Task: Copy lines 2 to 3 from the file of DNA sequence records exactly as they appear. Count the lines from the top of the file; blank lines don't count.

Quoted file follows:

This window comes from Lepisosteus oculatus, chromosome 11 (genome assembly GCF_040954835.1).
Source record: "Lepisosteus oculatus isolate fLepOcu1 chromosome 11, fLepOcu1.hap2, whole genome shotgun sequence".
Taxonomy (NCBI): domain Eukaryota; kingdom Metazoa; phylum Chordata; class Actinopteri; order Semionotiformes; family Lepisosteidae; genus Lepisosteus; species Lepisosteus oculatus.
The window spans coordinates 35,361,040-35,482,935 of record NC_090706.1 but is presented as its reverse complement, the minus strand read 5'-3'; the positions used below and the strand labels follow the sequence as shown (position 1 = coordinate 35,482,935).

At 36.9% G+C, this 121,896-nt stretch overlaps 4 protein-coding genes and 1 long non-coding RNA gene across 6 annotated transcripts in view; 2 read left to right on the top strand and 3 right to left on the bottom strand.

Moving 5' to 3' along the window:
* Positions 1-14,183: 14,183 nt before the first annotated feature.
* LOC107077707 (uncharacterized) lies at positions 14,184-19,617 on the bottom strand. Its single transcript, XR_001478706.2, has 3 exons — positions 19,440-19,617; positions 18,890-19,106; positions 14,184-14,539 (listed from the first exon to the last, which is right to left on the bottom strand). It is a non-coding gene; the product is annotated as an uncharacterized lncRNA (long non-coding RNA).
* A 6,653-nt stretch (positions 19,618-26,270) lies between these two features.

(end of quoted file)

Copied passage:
Source record: "Lepisosteus oculatus isolate fLepOcu1 chromosome 11, fLepOcu1.hap2, whole genome shotgun sequence".
Taxonomy (NCBI): domain Eukaryota; kingdom Metazoa; phylum Chordata; class Actinopteri; order Semionotiformes; family Lepisosteidae; genus Lepisosteus; species Lepisosteus oculatus.